The ideal waste management system for big cities is one that turns waste into something else; the most ideal is to turn it into energy. The potential for turning waste into electricity is enormous in big cities.
Digital technology plays a big role in the lives of Indonesian city dwellers today. How does the government plan to adapt to this trend?
I just returned from Seoul. [The city] has a command center that can see throughout Seoul; including congested crossroads, buses that are out of operation, or which trains are running late. It is comprehensive. That is part of the ideal smart city we envision.
But in the Indonesian context, I think the definition of an Indonesian smart city should begin from smart economically: We do not want a great city that has CCTV everywhere but lacks clean water. So for me, before we get to the ideal smart city, we should get the basic infrastructure in place first.
The people’s basic needs are housing, clean water, sanitation and electricity. We do not want dualism between a high-tech community […] and those who cannot even fulfil their basic needs, or lack access to basic infrastructure.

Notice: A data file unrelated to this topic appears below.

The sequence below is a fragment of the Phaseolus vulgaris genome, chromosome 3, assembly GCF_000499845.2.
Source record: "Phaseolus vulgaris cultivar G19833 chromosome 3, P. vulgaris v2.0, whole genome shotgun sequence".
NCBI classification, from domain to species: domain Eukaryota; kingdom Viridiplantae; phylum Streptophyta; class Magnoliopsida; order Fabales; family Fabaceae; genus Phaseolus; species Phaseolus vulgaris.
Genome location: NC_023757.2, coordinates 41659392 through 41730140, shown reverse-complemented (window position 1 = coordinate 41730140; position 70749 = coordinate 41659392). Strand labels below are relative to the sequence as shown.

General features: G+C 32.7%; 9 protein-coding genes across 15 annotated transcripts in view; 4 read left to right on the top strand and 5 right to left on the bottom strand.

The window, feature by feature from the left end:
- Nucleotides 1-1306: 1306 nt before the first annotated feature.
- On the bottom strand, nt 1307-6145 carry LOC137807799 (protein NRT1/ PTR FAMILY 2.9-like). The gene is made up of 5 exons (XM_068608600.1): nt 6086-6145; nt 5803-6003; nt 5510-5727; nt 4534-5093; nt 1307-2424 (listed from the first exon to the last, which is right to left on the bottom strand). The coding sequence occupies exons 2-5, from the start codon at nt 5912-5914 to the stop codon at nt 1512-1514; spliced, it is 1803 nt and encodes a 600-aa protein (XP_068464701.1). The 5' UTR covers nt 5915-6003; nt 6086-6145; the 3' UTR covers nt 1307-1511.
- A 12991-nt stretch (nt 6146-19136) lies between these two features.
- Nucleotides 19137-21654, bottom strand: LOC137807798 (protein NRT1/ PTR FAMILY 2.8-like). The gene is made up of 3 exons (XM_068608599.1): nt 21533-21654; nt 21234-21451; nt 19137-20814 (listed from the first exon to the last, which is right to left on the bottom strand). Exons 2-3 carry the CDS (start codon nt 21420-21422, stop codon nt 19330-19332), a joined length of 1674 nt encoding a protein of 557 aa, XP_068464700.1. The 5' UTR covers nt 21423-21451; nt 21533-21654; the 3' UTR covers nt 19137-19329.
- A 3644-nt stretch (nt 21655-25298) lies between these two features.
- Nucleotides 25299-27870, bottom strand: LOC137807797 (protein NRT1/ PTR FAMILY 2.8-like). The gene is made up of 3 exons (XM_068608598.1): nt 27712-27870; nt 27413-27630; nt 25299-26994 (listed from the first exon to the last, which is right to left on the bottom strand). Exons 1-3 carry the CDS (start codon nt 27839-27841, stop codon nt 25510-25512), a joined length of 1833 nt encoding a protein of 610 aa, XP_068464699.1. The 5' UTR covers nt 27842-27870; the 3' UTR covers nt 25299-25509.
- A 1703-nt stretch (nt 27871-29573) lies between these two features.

A smart city should be done in stages and the most important thing is that smart cities should begin with the e-government. That, I think, is the most important first step because that shows government can serve the people electronically.
E-government is part of a local government initiative. Nationally, we are preparing for a presidential decree on e-government, which will be led by the Ministry of Administrative and Bureaucratic Reform.
The presidential decree will define which government services should be done electronically, including e-budgeting, e-monitoring and e-evaluation.
So, we will begin the approach nationally. We appreciate the regions that have started, but for e-government, we will have a national strategy that can be translated or replicated in every region.
The presidential decree is currently at the Ministry of State Secretariat. We hope the decree will be issued by the end of this year.